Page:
Paper piecing is so much fun! You can create amazing designs, or simply use one of the many blocks available. I LOVE Carol Doak's 300 Paper-Pieced Quilt Blocks (I found it here)! It has tons of wonderful blocks and the possibilities are infinite. The book comes with a CD so you can print the blocks you like when you are ready to start your project.
I print a few blocks, then cut and paste them onto a page so I can get as many blocks as possible (sometimes 2, sometimes 4, depending on block size) on one page, making sure I leave about 1/2" between blocks on all sides. Once that is done, I print the page onto foundation paper (vellum paper), and cut each one. Then, I choose fabrics, cut them per her cutting instructions (Carol Doak tells you the size for each piece - little fabric waste!), and put it together. This is another must-have book for your library.
Now, onto the tutorial.
Gather all your pieces of fabric, and the printed paper foundation blocks. For the fabric pieces, I left the one that will be placed onto the spot marked #1 on the block with the right side up. All other pieces I flipped them upside down, so when I get them to place on top of the previously sewn fabric, they will already be on the right orientation, i.e., right sides will always be together and ready to be sewn.
Place first piece of fabric onto vellum paper block: right side of fabric is facing you, block is upside down so numbers are all backwards.
Hold paper and fabric up to a light source in order to make sure that the edges of the piece of fabric extend beyond the solid lines of part #1 by at least 1/4" (this will be your seam allowance). Now, place next piece of fabric, in this case a beige triangle, onto the first piece of fabric. Where? Well, you will be sewing on solid line between 1 and 2, so you will place the triangle over that edge of the first piece.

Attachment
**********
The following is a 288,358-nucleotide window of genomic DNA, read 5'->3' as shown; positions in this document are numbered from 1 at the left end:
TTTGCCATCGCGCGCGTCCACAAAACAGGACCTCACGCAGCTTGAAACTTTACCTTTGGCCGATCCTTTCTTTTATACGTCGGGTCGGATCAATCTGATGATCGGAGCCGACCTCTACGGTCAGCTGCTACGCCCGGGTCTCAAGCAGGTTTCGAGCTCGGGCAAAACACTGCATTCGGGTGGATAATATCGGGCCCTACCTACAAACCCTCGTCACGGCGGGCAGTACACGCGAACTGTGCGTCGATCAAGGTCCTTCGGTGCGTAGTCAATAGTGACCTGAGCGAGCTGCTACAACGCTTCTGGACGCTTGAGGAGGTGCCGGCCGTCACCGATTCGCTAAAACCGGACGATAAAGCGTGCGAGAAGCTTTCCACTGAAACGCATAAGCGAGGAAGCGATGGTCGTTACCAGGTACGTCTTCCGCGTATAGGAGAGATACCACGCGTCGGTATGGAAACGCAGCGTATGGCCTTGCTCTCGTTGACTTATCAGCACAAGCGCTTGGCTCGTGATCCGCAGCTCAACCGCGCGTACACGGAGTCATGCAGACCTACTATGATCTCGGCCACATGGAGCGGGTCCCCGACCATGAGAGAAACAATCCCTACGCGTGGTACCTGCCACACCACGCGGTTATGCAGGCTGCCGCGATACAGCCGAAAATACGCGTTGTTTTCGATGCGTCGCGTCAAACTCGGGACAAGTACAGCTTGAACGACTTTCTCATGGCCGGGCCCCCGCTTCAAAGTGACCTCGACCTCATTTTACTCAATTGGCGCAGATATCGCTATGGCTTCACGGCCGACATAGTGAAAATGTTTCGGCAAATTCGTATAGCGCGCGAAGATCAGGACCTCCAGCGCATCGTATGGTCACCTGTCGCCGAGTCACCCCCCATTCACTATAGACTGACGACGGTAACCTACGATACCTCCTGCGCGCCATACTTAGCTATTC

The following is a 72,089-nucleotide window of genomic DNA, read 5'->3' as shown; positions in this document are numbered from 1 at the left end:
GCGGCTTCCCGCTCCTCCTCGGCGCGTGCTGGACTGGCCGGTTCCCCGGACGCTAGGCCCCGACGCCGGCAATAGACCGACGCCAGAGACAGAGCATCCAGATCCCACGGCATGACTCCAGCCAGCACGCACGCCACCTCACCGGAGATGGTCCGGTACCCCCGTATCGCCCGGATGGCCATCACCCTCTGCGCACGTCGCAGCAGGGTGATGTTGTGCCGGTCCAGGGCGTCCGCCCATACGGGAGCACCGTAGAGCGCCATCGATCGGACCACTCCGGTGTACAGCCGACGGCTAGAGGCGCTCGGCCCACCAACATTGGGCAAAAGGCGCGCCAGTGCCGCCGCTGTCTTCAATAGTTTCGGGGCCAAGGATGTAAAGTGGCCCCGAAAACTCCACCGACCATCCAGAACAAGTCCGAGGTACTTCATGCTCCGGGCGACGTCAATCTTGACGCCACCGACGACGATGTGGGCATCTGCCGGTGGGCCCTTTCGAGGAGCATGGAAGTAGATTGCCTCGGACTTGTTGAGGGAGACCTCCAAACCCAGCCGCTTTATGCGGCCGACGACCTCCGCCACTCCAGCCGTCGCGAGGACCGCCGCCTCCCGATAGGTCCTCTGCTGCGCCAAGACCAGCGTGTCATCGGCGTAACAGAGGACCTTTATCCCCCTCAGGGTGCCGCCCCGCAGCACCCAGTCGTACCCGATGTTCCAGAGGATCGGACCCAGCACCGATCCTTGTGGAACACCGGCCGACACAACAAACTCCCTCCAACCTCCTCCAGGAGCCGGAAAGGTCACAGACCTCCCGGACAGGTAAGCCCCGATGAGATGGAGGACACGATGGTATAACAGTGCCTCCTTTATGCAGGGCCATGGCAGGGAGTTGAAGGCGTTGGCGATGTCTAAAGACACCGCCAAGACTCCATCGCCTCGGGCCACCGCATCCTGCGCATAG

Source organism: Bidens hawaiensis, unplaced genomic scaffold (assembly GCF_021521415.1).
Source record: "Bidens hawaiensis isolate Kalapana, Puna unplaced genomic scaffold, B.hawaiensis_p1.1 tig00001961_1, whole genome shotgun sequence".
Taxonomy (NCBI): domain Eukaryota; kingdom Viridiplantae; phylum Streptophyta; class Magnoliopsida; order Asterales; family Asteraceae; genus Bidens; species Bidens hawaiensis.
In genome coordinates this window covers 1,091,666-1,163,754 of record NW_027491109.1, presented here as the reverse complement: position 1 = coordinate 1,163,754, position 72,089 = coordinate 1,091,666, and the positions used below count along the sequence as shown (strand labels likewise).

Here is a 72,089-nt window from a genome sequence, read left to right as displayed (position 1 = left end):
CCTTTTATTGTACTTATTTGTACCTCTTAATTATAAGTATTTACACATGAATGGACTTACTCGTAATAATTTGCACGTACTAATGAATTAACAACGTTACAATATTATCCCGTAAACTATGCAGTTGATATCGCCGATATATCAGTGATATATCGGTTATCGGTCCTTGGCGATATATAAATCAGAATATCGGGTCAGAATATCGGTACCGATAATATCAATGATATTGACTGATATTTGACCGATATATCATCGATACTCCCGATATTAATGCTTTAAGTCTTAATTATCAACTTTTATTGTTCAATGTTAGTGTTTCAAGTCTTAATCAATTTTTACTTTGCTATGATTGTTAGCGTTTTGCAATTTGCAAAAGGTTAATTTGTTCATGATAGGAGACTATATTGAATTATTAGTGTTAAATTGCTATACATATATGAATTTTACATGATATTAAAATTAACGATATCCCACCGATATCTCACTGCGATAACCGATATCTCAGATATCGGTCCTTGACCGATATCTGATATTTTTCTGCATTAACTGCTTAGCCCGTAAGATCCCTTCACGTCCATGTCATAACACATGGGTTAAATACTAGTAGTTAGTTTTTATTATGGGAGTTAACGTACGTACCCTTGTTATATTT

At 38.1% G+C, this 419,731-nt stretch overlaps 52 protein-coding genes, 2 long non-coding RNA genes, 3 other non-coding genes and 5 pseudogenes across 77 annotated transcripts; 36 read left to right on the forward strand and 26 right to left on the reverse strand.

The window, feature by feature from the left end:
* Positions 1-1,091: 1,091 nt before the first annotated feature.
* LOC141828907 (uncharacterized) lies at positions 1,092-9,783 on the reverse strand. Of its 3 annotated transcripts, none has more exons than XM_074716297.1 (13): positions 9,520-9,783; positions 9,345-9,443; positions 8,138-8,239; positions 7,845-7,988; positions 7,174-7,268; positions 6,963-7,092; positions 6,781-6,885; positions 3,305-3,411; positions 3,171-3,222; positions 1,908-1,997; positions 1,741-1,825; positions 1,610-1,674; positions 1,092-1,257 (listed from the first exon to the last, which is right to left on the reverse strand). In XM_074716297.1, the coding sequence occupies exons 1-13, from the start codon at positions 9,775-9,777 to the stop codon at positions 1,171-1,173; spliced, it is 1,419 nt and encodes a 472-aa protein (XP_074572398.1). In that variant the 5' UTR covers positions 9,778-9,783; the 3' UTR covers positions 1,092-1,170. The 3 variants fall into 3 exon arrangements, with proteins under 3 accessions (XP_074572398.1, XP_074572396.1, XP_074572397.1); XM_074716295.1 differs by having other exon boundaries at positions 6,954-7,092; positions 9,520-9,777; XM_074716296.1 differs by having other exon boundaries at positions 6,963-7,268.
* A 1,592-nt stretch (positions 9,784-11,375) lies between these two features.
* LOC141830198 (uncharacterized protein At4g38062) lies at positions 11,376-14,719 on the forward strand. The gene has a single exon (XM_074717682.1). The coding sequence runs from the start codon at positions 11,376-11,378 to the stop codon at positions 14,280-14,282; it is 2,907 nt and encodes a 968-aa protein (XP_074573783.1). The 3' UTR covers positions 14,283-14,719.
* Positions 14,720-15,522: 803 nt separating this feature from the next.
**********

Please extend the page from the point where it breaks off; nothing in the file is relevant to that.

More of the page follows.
Fold back this second piece of fabric to make sure it is placed correctly and that its edges extend over part #2. You can see (I hope!) on the left side of this picture that the beige triangle extends beyond the solid lines of part #2.
You will be sewing on the solid line between parts #1 and #2, so make sure pin is not in the way. In short, you will always be placing the fabrics on the reverse side of the paper, flipping it, and sewing it on the right side of the paper.
Always start sewing a few stitches before the line and end a few stitches after the line. These extra stitches will be undone in another step.
Finger press seam.
Flip block so now right side of paper faces you, place a note card, post card or credit card against the line you will sew next, in this case the line between block parts #1 and #3.
Remember the extra stitches? Here is where you will smooth the seam allowance and undo them so the fabric lays flat.
Trim it by using your add-a-1/4" ruler. It will site nicely against the folded paper.
Next, place the following piece of fabric RST onto the pieces already sewn, on the side of the solid line between parts #1 and #3.
Again, make sure the piece extends beyond the solid lines of that part.
Flip the block and sew on the solid line.
Again, with the right side of the paper facing you, place a note card against the next line you will sew...
... fold paper back onto the card exposing the seam you will trim to ensure it measures 1/4".
Trim using the ruler and the rotary cutter.
Flip it and align next piece of fabric to that edge you have just trimmed, as it will be sewn on solid line between parts #3 and #4.
Make sure new piece of fabric, again, goes beyond the solid lines all around.
By now you got it. Repeat same steps until you have sewn all the pieces to form the block.
Finally, with right side of the paper facing you, trim the block, placing the 1/4" mark of your ruler onto the outer solid lines, trimming it all around.
You can now join all blocks together. Do not remove the paper until blocks are joined to the rest of your work, which will ensure the edges of the blocks are secure and won't distort. When removing paper next to seems, you may want to use tweezers.
Wouldn't it be nicer if this picture had not been rotated? Ai, ai, ai... But I think you can see how nicely the blocks join together... Stay creative and come back to see mu garden again!
who wrote this blog
The LadyBugs Garden